This is exactly what they do. The Pilot, Polly, and the Doctor are passed from person to person, in a sort of French Underground Railroad to escape. Jacqueline hides them in her truck, and takes them to town, passing the free to a local tailor who is heavily involved in the Resistance. There, the Doctor wins favor by forging identity cards for everyone who needs them, so they can travel a bit more freely. Three other invaders are already waiting in the hidden room under the tailor shop. To Polly’s amazement, the Pilot that Jacqueline was hiding on her parent’s farm is Randolph Wright, Polly’s Uncle, whom she knows died in a German POW camp during the War.

The day before everyone is to leave to take a train to the Southern border of France, Jacqueline shows up again. The tailor, Claude, gives her a tongue-lashing for putting everyone in danger by showing up at the shop. But Jacqueline has terrible news – the French Gestapo were waiting at her farm and have arrested her parents. She only escaped because she was warned by a friend. Claude’s upset at the risk helping Jacqueline poses. The Doctor creates an identity card for her, which greatly reduces the risk. He takes the entire group to the train station.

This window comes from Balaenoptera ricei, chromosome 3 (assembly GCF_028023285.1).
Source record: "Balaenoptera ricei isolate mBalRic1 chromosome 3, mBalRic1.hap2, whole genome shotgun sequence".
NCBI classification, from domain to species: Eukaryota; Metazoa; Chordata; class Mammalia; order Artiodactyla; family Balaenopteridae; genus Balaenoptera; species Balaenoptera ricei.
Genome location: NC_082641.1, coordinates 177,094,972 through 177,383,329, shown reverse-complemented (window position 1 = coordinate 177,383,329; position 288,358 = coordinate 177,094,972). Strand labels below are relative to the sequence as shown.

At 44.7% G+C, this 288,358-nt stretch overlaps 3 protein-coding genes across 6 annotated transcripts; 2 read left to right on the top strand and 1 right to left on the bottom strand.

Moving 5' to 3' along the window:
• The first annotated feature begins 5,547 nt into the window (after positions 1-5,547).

There, the Doctor tells Polly they shouldn’t actually get on the train as it will take them even further away from the TARDIS, not to mention Ben and Jaime. There are a few scuffles at the station, and the Doctor is left behind (he does provide distractions so other resistors can escape) and Polly ends-up on the train. In a compartment on the train, she and the Pilot start to talk and gossip about their families. Polly realises that the Pilot isn’t her Uncle Randolph Wright as he claims – but a French Gestapo spy, responsible for their losses so far. He attacks her, she screams, Jacqueline shows up and shoots him. Thanks to a conveniently loud steam train, no one hears the shot, and the Invaders, Jacqueline, and Polly are able to hide the body. The train arrives at their stop and they leave, and meet the last link in the chain, Paul Bernard, who will show them through the mountains and over the border to freedom in Spain. However, in the mountains, they meet the Doctor again, who now has Jaime and Ben with him. Polly explains to Jacqueline she must leave with her friends, but assures Jacqueline she will be alright, since she’s almost home free so to speak. Jacqueline agrees, then tells Polly that Jacqueline is only her code name and her real name is Michelle. The Doctor, Jaime, Ben, and Polly return to the TARDIS and leave France.

The CD opens with a trailer for another Companion Chronicles story, and closes with a panel discussion about Resistance with Lisa Bowerman, Anneke Wells, and John Sackville, as well as the producer of the series.